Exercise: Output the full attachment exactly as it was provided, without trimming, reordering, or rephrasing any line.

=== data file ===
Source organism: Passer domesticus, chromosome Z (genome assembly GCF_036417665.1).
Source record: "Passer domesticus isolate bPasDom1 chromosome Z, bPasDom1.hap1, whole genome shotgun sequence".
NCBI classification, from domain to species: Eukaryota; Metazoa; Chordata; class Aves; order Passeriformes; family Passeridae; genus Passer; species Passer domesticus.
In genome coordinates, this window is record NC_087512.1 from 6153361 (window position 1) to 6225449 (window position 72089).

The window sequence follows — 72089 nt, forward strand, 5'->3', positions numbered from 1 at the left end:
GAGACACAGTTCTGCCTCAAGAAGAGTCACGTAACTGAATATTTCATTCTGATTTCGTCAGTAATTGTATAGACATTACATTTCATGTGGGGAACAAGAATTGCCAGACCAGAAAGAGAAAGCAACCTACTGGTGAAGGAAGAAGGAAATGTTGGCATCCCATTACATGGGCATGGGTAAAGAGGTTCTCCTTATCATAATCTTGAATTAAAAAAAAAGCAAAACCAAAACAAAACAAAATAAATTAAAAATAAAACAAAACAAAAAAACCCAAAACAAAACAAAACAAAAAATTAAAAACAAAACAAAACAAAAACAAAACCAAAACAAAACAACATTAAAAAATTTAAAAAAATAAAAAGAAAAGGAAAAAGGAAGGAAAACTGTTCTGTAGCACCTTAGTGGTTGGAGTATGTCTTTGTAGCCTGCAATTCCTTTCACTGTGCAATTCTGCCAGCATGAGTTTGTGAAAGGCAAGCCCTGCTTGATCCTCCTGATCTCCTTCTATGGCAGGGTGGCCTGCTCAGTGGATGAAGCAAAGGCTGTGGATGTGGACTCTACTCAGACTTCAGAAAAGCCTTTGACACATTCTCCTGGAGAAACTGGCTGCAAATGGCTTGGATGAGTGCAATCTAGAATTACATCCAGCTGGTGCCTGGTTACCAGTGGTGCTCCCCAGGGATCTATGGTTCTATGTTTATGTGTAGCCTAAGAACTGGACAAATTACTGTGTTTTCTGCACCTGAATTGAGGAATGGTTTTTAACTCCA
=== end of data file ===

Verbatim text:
Source organism: Passer domesticus, chromosome Z (genome assembly GCF_036417665.1).
Source record: "Passer domesticus isolate bPasDom1 chromosome Z, bPasDom1.hap1, whole genome shotgun sequence".
NCBI classification, from domain to species: Eukaryota; Metazoa; Chordata; class Aves; order Passeriformes; family Passeridae; genus Passer; species Passer domesticus.
In genome coordinates, this window is record NC_087512.1 from 6153361 (window position 1) to 6225449 (window position 72089).

The window sequence follows — 72089 nt, forward strand, 5'->3', positions numbered from 1 at the left end:
GAGACACAGTTCTGCCTCAAGAAGAGTCACGTAACTGAATATTTCATTCTGATTTCGTCAGTAATTGTATAGACATTACATTTCATGTGGGGAACAAGAATTGCCAGACCAGAAAGAGAAAGCAACCTACTGGTGAAGGAAGAAGGAAATGTTGGCATCCCATTACATGGGCATGGGTAAAGAGGTTCTCCTTATCATAATCTTGAATTAAAAAAAAAGCAAAACCAAAACAAAACAAAATAAATTAAAAATAAAACAAAACAAAAAAACCCAAAACAAAACAAAACAAAAAATTAAAAACAAAACAAAACAAAAACAAAACCAAAACAAAACAACATTAAAAAATTTAAAAAAATAAAAAGAAAAGGAAAAAGGAAGGAAAACTGTTCTGTAGCACCTTAGTGGTTGGAGTATGTCTTTGTAGCCTGCAATTCCTTTCACTGTGCAATTCTGCCAGCATGAGTTTGTGAAAGGCAAGCCCTGCTTGATCCTCCTGATCTCCTTCTATGGCAGGGTGGCCTGCTCAGTGGATGAAGCAAAGGCTGTGGATGTGGACTCTACTCAGACTTCAGAAAAGCCTTTGACACATTCTCCTGGAGAAACTGGCTGCAAATGGCTTGGATGAGTGCAATCTAGAATTACATCCAGCTGGTGCCTGGTTACCAGTGGTGCTCCCCAGGGATCTATGGTTCTATGTTTATGTGTAGCCTAAGAACTGGACAAATTACTGTGTTTTCTGCACCTGAATTGAGGAATGGTTTTTAACTCCA